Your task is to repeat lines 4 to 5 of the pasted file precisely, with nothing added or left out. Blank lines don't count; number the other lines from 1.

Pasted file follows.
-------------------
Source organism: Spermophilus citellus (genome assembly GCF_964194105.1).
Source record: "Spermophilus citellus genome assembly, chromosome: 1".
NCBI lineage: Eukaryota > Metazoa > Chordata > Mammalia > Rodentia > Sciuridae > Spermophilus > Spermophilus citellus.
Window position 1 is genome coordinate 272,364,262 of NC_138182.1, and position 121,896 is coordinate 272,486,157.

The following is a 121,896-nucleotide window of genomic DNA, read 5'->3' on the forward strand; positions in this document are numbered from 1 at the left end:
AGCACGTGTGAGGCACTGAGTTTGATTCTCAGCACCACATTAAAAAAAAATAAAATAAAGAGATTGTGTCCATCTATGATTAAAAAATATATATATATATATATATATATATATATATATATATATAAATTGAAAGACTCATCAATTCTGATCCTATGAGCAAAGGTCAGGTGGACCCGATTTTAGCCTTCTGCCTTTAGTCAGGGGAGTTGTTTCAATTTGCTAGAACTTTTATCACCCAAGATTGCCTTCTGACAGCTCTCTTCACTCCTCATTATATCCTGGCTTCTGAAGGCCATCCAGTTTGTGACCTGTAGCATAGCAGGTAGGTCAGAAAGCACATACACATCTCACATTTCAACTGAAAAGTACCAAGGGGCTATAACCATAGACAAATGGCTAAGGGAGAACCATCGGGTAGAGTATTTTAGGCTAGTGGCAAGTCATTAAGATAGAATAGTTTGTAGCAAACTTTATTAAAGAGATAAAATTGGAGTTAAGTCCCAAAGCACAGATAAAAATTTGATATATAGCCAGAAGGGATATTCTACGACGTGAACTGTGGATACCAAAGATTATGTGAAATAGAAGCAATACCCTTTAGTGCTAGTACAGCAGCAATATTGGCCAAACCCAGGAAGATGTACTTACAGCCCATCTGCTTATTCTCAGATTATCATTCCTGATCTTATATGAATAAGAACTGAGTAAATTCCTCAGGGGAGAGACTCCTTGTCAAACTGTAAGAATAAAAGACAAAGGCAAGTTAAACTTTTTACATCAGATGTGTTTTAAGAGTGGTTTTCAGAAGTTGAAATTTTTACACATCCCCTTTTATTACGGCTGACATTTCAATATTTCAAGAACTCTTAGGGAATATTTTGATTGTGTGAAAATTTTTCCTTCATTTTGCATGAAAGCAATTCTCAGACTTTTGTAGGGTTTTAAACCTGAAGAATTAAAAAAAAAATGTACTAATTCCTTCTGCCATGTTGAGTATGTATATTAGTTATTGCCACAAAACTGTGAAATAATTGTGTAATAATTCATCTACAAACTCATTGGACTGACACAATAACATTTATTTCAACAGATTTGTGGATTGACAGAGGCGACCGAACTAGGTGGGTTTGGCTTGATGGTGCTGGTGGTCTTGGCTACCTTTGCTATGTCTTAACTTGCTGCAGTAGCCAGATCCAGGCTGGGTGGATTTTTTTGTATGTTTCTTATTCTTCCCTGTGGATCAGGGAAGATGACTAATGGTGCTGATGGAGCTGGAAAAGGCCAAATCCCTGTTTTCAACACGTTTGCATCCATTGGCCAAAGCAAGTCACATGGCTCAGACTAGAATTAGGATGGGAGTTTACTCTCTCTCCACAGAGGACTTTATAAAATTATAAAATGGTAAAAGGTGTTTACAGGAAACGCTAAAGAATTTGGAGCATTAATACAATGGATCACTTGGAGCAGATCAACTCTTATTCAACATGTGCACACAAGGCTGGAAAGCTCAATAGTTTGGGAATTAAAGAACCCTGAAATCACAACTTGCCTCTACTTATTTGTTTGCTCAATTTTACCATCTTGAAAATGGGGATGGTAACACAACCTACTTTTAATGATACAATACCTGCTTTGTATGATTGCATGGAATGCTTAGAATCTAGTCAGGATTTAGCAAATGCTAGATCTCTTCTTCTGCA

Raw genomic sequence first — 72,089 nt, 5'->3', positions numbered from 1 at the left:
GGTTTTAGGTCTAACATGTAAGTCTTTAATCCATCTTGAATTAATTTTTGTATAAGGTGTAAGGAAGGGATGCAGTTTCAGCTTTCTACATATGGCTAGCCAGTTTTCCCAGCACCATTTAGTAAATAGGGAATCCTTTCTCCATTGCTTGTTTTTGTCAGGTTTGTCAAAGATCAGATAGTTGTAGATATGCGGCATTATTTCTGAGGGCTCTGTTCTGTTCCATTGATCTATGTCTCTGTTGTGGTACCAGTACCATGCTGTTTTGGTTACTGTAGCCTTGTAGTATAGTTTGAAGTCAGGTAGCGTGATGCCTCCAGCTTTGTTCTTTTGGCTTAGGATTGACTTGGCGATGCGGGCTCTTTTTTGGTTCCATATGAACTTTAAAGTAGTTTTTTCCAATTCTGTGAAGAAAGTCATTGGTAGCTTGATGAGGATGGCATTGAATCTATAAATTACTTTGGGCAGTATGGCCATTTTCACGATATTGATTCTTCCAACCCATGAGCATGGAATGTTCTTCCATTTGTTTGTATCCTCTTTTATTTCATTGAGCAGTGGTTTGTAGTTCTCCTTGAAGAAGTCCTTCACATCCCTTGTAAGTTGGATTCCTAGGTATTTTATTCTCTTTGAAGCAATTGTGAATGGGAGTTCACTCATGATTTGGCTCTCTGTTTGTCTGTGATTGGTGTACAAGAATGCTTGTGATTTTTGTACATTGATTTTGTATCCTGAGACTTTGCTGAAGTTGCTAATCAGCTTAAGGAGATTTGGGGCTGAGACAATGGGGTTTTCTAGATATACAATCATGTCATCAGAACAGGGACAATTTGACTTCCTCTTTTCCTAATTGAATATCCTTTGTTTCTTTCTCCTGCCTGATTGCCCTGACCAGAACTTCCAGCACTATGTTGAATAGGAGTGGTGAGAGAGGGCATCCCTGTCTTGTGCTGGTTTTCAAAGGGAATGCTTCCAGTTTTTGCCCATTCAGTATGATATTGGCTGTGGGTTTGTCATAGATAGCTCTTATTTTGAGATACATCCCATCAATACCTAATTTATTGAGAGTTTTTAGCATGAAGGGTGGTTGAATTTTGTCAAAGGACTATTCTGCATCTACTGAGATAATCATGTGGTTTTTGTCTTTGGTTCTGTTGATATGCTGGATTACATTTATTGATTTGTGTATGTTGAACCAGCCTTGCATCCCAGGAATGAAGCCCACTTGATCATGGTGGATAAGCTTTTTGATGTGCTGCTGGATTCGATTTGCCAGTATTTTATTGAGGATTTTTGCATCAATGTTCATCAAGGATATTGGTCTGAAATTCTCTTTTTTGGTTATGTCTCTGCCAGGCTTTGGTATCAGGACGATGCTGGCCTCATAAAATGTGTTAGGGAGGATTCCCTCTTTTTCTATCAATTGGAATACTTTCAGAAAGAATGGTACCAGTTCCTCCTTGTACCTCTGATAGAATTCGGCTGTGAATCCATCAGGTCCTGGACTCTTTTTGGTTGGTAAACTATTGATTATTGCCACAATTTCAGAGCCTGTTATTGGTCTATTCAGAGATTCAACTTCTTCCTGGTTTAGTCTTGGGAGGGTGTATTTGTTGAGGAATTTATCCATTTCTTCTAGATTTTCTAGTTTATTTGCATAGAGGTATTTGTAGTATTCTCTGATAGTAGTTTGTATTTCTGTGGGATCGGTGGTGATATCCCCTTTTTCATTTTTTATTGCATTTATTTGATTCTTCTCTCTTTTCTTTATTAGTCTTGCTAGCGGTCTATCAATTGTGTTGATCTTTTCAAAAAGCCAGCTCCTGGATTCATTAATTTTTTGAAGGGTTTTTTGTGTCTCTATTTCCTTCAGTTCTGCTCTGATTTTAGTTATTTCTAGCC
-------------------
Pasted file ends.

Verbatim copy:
Window position 1 is genome coordinate 272,364,262 of NC_138182.1, and position 121,896 is coordinate 272,486,157.

The following is a 121,896-nucleotide window of genomic DNA, read 5'->3' on the forward strand; positions in this document are numbered from 1 at the left end: